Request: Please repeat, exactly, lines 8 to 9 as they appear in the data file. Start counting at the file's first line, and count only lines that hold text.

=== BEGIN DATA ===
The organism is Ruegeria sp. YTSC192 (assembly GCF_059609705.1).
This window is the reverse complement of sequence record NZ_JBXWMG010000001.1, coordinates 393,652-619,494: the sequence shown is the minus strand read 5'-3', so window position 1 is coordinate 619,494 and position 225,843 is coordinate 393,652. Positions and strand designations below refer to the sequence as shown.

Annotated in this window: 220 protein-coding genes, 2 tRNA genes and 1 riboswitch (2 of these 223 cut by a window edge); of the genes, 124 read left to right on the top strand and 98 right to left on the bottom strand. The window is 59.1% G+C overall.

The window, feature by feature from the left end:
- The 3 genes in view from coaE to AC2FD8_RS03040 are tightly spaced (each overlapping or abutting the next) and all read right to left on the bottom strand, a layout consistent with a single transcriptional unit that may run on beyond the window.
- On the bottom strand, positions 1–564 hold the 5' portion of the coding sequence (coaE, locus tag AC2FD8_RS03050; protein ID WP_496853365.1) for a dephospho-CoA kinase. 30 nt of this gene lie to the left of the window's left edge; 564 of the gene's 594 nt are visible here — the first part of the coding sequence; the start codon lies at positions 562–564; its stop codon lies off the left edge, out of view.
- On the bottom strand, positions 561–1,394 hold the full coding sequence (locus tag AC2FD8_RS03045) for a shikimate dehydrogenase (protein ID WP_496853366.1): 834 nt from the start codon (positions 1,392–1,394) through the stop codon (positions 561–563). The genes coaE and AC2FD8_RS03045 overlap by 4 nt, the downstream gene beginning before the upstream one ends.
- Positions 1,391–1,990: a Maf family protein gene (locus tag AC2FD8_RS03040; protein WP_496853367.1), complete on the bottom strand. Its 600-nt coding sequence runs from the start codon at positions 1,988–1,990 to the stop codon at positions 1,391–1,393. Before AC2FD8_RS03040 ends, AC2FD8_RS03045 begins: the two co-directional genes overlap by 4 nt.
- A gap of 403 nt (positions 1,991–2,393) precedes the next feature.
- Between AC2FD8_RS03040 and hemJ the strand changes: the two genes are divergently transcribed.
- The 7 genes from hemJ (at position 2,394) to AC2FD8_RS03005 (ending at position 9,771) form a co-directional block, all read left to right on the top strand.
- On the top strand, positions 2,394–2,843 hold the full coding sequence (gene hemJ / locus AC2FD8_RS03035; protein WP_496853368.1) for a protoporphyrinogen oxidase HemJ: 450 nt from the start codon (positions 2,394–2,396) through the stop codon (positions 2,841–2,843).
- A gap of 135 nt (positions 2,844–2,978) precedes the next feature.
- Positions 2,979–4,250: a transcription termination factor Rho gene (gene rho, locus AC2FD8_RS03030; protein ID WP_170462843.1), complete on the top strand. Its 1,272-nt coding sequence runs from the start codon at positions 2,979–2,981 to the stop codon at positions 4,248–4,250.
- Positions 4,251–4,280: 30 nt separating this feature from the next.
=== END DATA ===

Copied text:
- Positions 1,391–1,990: a Maf family protein gene (locus tag AC2FD8_RS03040; protein WP_496853367.1), complete on the bottom strand. Its 600-nt coding sequence runs from the start codon at positions 1,988–1,990 to the stop codon at positions 1,391–1,393. Before AC2FD8_RS03040 ends, AC2FD8_RS03045 begins: the two co-directional genes overlap by 4 nt.
- A gap of 403 nt (positions 1,991–2,393) precedes the next feature.